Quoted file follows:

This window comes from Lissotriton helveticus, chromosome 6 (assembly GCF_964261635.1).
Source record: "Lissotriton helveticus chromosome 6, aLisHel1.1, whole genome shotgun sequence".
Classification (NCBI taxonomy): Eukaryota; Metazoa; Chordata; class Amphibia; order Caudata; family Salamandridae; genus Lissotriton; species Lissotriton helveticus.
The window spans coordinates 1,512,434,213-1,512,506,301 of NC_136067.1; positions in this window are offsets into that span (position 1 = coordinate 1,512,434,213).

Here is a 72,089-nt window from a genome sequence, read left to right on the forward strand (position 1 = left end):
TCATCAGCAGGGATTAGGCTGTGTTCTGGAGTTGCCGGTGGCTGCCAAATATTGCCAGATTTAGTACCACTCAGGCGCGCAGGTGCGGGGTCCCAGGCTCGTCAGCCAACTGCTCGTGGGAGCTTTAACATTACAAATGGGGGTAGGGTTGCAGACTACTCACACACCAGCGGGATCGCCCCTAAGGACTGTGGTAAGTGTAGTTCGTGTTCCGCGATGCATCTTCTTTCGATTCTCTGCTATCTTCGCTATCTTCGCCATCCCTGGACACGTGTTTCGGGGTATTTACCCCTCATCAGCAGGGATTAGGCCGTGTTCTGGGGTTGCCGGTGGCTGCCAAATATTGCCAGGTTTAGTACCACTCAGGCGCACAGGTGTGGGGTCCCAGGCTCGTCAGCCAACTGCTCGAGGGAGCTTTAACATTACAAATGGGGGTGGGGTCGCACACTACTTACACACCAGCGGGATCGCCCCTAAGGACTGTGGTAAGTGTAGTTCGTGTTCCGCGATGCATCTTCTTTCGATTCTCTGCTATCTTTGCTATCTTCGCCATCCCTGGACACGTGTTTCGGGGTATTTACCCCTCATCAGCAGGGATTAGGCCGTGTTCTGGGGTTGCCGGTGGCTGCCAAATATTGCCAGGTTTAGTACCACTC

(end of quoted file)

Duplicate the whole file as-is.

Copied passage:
This window comes from Lissotriton helveticus, chromosome 6 (assembly GCF_964261635.1).
Source record: "Lissotriton helveticus chromosome 6, aLisHel1.1, whole genome shotgun sequence".
Classification (NCBI taxonomy): Eukaryota; Metazoa; Chordata; class Amphibia; order Caudata; family Salamandridae; genus Lissotriton; species Lissotriton helveticus.
The window spans coordinates 1,512,434,213-1,512,506,301 of NC_136067.1; positions in this window are offsets into that span (position 1 = coordinate 1,512,434,213).

Here is a 72,089-nt window from a genome sequence, read left to right on the forward strand (position 1 = left end):
TCATCAGCAGGGATTAGGCTGTGTTCTGGAGTTGCCGGTGGCTGCCAAATATTGCCAGATTTAGTACCACTCAGGCGCGCAGGTGCGGGGTCCCAGGCTCGTCAGCCAACTGCTCGTGGGAGCTTTAACATTACAAATGGGGGTAGGGTTGCAGACTACTCACACACCAGCGGGATCGCCCCTAAGGACTGTGGTAAGTGTAGTTCGTGTTCCGCGATGCATCTTCTTTCGATTCTCTGCTATCTTCGCTATCTTCGCCATCCCTGGACACGTGTTTCGGGGTATTTACCCCTCATCAGCAGGGATTAGGCCGTGTTCTGGGGTTGCCGGTGGCTGCCAAATATTGCCAGGTTTAGTACCACTCAGGCGCACAGGTGTGGGGTCCCAGGCTCGTCAGCCAACTGCTCGAGGGAGCTTTAACATTACAAATGGGGGTGGGGTCGCACACTACTTACACACCAGCGGGATCGCCCCTAAGGACTGTGGTAAGTGTAGTTCGTGTTCCGCGATGCATCTTCTTTCGATTCTCTGCTATCTTTGCTATCTTCGCCATCCCTGGACACGTGTTTCGGGGTATTTACCCCTCATCAGCAGGGATTAGGCCGTGTTCTGGGGTTGCCGGTGGCTGCCAAATATTGCCAGGTTTAGTACCACTC